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The Most Important Contributor to Happiness

In our search for happiness and its close cousins, well-being and life satisfaction, we’ve seen that it’s complex. In a previous post, we noted 20 research-based practices that lead to happiness. Which are the most important? Which have the most influence on our enduring happiness? Relationships.   Happiness and Relationships “No man is an island.” -John Donne Connecting with others gives us a sense of worth, meaning, and belonging. When we’re in close relationship with others, we’re more likely to receive support when we need it most (and to provide it when others need it). According to many researchers, strong social

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What Leads to Happiness?

We all want to be happy—and for those we care about to be happy. Here’s the problem: we’re unclear and often badly mistaken about what will bring us happiness. We’re inundated with messages from family, friends, ads, and social media about what will make us happy. Most of these messages are wrong. The result: What we think will make us happy is different from what actually makes us happy.   What Is Happiness? To understand what’s going on here, we should back up and clarify what we’re talking about. What is happiness? Turns out it’s not so simple to define.

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Why Happiness Is the Wrong Goal

Let’s face it. We’re obsessed with happiness: Am I happy? I just want to be happy. I want my kids to be happy. Why doesn’t my job make me happy? Why doesn’t my relationship make me happy? We tend to view happiness as the point of life. Sounds reasonable. But it turns out to be counterproductive. Happiness is the wrong goal. To understand why and how, let’s back up and examine what we’re talking about. There are many ways to think about happiness. We often think of it as feeling contentment or pleasure. But there’s more to it. An excellent

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The Great Re-Evaluation

The pandemic has called the question about our work—about how it fits into what we want in our lives. It’s made millions of us stop, look around, and wonder. Enter “the Great Resignation.” In September, 4.4 million Americans (about 2.9% of the national workforce) left their jobs, according to the U.S. Department of Labor. In August, it was 4.3 million. About 4 million in July. (In September 2020, the number was about 3.3 million.) According to research from Visier, the annualized resignation rate of about 25 percent. According to a Microsoft survey of more than 30,000 workers around the world,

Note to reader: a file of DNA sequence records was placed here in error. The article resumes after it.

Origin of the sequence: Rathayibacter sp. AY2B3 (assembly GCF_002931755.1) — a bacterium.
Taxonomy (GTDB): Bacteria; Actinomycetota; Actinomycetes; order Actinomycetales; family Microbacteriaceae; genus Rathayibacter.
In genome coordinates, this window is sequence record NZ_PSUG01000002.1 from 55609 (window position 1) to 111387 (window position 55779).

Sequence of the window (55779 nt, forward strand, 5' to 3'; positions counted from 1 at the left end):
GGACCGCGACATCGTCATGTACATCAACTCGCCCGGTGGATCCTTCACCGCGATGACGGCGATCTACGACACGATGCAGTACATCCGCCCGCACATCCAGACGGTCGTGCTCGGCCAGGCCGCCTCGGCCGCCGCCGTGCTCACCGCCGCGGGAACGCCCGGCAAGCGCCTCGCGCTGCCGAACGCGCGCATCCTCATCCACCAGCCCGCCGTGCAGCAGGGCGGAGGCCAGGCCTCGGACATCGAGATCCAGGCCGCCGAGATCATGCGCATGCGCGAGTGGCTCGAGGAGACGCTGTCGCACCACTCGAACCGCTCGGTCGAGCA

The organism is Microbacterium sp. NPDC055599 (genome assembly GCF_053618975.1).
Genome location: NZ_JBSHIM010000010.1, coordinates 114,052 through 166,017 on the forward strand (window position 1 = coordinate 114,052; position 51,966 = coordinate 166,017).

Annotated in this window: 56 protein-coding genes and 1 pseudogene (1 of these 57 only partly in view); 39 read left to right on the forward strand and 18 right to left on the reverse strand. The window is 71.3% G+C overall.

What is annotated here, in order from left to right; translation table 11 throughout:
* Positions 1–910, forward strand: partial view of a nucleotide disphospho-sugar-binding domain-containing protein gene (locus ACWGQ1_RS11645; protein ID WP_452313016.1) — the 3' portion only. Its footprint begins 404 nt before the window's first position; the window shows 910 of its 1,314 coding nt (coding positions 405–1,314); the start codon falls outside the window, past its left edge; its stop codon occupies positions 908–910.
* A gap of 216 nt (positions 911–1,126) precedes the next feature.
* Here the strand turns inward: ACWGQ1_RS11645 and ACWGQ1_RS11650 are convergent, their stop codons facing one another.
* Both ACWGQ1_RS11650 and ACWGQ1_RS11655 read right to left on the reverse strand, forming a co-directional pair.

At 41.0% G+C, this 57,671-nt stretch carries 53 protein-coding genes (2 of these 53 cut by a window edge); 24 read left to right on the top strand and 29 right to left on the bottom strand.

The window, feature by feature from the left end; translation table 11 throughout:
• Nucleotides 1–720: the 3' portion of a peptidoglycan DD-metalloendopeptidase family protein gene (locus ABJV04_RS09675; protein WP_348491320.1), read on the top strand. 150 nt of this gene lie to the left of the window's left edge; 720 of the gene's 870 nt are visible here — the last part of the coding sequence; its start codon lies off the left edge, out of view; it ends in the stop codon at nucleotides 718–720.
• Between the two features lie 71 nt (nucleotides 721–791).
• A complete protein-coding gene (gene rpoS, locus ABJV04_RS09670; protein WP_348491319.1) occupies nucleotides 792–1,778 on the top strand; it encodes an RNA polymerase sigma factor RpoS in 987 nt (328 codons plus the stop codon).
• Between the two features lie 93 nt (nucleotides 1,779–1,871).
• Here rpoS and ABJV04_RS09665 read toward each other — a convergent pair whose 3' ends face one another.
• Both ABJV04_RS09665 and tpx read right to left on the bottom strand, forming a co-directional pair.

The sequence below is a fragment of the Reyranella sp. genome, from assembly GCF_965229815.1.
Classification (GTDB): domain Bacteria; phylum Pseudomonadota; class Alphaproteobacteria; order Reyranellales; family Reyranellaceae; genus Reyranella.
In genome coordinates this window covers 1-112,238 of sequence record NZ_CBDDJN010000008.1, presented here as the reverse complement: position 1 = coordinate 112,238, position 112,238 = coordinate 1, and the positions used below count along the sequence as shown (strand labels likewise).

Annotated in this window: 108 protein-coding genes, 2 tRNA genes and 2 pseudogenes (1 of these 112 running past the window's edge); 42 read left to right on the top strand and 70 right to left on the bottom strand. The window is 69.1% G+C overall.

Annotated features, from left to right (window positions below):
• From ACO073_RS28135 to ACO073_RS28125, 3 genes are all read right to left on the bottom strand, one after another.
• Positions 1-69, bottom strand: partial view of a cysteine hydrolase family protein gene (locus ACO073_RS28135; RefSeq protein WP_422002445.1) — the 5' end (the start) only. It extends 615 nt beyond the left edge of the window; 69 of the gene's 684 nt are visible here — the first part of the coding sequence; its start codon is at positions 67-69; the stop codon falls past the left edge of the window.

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Breaking the “Trance of Unworthiness”

Many of us are walking around in a “trance of unworthiness.” It’s a gnawing feeling that we’re deeply flawed. It tells us we’re not worthy of love, happiness, success, or approval. And it follows us around like a shadow. When I first encountered this provocative term from psychologist and author Tara Brach, it felt like a revelation to me, because I’ve seen it in so many of my colleagues, clients, and students—and because I’ve felt it at times too. Brach describes it as “fear or shame—a feeling of being flawed, unacceptable, not enough. Who I am is not okay.” “Who

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Getting Good at Overcoming Fear

Fear. A terrible feeling. Something to avoid. Right? Not so fast. Fear can actually be turned into a powerful asset and opportunity, if understood and addressed properly. First, what is it? Fear is a feeling of distress or dread caused by a sense of impending danger or pain. It’s a powerful, primitive emotion. A warning that we need to pay attention. We need fear to survive, and it has served us well through the ages. But it can also be one of the biggest obstacles in our lives. We can go through our whole lives trying to avoid the things

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Burnout and the Great Resignation

Burnout has been a big problem for millions of people for a long time now. And it’s getting worse. Burnout is also affecting more young people. And the pandemic, with all the extra stressors and pressures it’s brought to so many, is aggravating the burnout problem. These are major ingredients of the “great resignation.” What is burnout? According to the Mayo Clinic, job burnout is “a special type of work-related stress—a state of physical or emotional exhaustion that also involves a sense of reduced accomplishment and loss of personal identity.” When we’re burned out, we feel run-down and exhausted or

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Beware the Disease of More

More isn’t always better. Let that sink in. More ≠ better. Yet our brains fool us into thinking that it is. It’s an unconscious assumption, deep in our brains, that’s nearly impossible to shake. It’s the idea that if we get more of the things we think we want, we’ll be happier. But it’s a lie. More what? More of pretty much everything: Money. Status. Skills. Achievements. Victories. Conquests. Beauty. Followers. Honors. Devices. Shoes. Goals. Projects. More whatever. You name it. We’re seduced by the possibility of the next thing. Seduced by the chase. Here’s the thing: We accumulate them